Unpacking September

The Realiy Sandwich interview I posted yesterday is the second in their series of interviews with writers, artists and musicians who use Facebook to reach audiences that often don’t expect to find them here. So, that got me to thinking about the details of my sales success. I guess I could have included more information in the interview, but I prefer to do it here for two reasons. I control the content access and it’s a much smaller audience.

My FaceBook sales story has a definite spike in activity based on a feature that appeared mid-September. Three months later and sales are still higher than they were, but I’m cautiously neutral about the feature’s long-term impact. It’s not too good that we’re halfway through December and I’ve only sold 5.

2017
September = 35
October = 22
November = 25
December so far = 5

I use deadlines, internet-generated accountability and a variety of milestones – mostly sales by month – as motivation. The Jealous Curator’s feature on September 14th was a huge motivator. With new eyes on my FaceBook page, I wanted to paint and post new work in my usual way, which is aiming for almost daily, but, I have to admit that the business and packaging side of things got pretty intense!

35 is a record number of sales for one month. 31 of those were after The Jealous Curator’s feature. That is to say, September wasn’t looking too good, which is why I sent The Jealous Curator a press release.

By September 12, I’d done 8 paintings with 4 sales – including “No Hat #250” (below)falling into a best ever category (meaning either very popular or a personal favorite). Not wanting to give the impression I was going to paint as realistically as this from then on, I got a little more I got a little abstract. Actually, I did one more that same day (September 4) aiming to hit the same degree of intensity as “No Hat #250”, but “No Hat #251” (below) was its own thing and it was not received particularly well on FaceBook, but sold some time later. After this, my records show that I didn’t paint again until September 10 (likely to allow some breathing room in the overall project), but that next painting didn’t sell, nor did “No Hat #253” on September 12 (below) even though it’s a damn good painting. Sales throughout the summer hadn’t been great. I sold 8 in June, 10 in July and 4 in August – I need to sell 9 a month to meet my expenses and so far in 2017, at that point, I was averaging 8.25 sales a month.

2017
January = 4
22 in February with Studio Visits and a couple of multi-painting sales
March = 10
April = 9
May = 9
June = 8 
July = 10
August = 4
For my second year of business, things weren’t looking too good as far as growth or meeting my expenses. I’d hoped that more people would share my paintings on FaceBook to broaden my reach and increase sales that way, but it became clear that people didn’t share my posts – even when I asked. There were only a handful of shares and almost no new connections came from them. I had hoped that there would be collaboration in this way, since I frequently promote what my customers do, but that whole side of things hadn’t rubbed off. I hoped people would see that sort of reciprocity and build on it.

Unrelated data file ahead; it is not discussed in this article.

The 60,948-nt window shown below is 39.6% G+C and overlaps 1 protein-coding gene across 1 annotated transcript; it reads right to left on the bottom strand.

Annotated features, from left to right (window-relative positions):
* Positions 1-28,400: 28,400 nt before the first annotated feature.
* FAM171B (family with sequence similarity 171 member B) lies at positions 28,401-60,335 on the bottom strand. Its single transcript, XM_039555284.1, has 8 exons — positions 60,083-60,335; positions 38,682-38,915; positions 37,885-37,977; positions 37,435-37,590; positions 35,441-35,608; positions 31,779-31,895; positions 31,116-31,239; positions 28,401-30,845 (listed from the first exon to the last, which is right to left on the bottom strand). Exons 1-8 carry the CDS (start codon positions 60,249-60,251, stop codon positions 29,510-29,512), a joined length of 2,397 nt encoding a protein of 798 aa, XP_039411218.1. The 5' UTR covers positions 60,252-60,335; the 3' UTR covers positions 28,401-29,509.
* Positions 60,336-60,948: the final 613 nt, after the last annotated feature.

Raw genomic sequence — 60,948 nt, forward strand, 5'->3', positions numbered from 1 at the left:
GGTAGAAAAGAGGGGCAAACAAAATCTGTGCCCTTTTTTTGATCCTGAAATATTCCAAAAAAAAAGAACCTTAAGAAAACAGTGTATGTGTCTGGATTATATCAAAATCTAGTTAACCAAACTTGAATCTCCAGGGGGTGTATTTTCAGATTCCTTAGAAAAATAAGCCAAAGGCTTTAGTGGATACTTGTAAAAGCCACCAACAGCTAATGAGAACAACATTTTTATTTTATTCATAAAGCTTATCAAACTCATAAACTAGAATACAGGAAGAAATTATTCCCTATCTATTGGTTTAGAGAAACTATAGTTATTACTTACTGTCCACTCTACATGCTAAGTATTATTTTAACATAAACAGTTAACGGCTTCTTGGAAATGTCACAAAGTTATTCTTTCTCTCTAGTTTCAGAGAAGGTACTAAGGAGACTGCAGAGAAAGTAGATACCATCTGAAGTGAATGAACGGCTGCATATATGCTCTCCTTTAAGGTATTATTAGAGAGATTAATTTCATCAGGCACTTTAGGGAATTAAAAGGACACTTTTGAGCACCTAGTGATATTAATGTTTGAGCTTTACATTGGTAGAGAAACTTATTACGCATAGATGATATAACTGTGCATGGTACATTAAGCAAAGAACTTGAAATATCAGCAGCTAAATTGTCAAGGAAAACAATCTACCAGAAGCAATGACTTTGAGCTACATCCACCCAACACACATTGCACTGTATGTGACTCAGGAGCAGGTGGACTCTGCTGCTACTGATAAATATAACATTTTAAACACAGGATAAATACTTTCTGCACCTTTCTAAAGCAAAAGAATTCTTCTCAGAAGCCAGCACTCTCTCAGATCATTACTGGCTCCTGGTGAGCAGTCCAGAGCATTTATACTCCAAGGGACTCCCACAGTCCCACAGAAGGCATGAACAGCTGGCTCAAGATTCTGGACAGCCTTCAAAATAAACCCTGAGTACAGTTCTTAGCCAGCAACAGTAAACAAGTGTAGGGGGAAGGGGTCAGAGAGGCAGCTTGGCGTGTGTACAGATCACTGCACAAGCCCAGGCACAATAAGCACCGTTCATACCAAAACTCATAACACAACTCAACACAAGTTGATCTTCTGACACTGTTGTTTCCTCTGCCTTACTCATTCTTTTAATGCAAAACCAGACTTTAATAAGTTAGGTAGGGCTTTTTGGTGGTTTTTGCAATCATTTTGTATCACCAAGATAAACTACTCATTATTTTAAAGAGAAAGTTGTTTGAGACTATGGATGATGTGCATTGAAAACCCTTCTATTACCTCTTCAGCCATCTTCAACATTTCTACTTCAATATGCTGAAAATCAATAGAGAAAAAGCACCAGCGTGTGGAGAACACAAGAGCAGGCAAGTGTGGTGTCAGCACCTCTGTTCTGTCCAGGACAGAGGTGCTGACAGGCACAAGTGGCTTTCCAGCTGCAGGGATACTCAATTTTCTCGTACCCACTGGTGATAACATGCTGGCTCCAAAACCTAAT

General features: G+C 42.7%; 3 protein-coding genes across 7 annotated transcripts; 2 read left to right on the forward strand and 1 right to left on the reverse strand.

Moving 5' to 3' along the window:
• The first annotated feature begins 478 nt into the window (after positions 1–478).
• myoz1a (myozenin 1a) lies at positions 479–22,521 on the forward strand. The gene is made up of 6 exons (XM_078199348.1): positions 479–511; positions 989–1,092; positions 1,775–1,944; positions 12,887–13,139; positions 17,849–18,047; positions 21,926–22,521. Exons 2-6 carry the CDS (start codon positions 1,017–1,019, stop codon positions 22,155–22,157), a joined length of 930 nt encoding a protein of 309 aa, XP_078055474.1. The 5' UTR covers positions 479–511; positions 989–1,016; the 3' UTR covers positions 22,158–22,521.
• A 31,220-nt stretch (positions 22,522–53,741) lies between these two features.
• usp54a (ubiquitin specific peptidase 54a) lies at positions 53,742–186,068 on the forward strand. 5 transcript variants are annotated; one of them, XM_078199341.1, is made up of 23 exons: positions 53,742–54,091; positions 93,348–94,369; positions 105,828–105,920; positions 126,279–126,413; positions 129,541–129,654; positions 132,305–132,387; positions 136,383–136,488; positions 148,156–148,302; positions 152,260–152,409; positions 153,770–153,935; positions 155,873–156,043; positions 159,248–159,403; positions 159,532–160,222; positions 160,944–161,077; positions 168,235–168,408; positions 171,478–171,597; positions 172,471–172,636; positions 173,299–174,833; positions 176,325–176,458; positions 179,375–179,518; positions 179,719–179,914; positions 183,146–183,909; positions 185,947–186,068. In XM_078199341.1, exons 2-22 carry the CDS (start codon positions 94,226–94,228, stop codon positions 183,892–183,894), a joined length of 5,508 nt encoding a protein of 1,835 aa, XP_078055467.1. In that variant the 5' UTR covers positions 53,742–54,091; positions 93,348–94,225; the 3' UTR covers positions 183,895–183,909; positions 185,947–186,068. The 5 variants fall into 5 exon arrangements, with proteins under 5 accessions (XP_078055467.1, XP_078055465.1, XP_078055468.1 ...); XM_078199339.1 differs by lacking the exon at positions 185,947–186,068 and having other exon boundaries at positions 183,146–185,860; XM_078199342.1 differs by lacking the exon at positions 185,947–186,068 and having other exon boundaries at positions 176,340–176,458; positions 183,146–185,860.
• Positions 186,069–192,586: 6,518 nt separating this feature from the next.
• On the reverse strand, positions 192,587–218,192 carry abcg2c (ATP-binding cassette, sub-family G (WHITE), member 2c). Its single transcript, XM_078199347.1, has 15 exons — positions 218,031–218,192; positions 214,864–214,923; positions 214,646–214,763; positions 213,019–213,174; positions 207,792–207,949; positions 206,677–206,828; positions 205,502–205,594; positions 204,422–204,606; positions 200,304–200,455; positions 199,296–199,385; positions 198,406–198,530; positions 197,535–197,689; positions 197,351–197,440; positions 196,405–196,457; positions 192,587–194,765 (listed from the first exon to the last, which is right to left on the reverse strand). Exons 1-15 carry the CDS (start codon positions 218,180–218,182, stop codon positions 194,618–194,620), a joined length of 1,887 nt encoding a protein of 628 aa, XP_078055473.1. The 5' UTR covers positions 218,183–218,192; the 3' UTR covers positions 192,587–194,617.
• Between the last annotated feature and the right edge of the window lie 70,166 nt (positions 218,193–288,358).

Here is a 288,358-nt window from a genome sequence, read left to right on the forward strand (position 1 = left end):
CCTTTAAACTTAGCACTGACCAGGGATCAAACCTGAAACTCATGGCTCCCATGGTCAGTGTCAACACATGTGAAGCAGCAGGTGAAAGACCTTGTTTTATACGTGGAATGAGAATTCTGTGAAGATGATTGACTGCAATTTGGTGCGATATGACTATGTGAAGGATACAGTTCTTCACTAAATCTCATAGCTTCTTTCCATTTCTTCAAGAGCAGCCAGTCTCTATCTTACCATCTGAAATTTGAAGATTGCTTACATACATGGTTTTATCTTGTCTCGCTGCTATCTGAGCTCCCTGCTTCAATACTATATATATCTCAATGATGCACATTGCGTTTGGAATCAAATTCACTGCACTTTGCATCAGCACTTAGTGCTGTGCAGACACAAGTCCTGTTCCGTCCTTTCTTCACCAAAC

By mid-September, I had a feeling I’d set the bar too high with “No Hat #250” and I wasn’t sure how or when sales would get back on track. This is when I composed a press release to the Jealous Curator which included this detail (below), which, now that sales are stronger than ever, I feel FaceBook sales will continue.

“I’ve been selling my $100 USD paintings directly from my FaceBook page for the last 18 months, but as the pace of sales slows (200 sold) I’m considering gallery representation.”

I got an auto-response email back saying she got tons of submissions and then, about an hour later: “GAH! i love them, jean! post going up tomorrow!”

“First, oh my word I love these portraits {acrylic on canvas panel} so, so, so much. Second, Canadian rocker turned painter Jean Smith sells these paintings on Facebook for $100 a pop. WHAT? Yes, true story. Are you wondering what you’re still doing here and why you’re not over there buying a whole bunch of these 11×14 beauties? Me too. Here you go… Jean’s Facebook page. You’re welcome.” – The Jealous Curator

With the pressure on, I returned to a subject I’d worked from quite a few times already and painted “No Hat #254” which didn’t sell right away, but I felt the style took into account how I perceive The Jealous Curator’s audience.

No Hat 250 500
Best ever category. “No Hat #250″ (11 x 14” acrylic on canvas panel)
September 4, 2017. SOLD to Kenny Mellman of The Julie Ruin
 

No Hat 251 500
It was it’s own thing.
“No Hat #251″ (11 x 14” acrylic on canvas panel)
September 4, 2017.  SOLD
No Hat 253 500
“No Hat #253″ (11 x 14” acrylic on canvas panel) September 12, 2017.
$100 USD plus shipping.

No Hat 254 500
“No Hat #253″ (11 x 14” acrylic on canvas panel) September 12, 2017.
SOLD to a Vancouver collector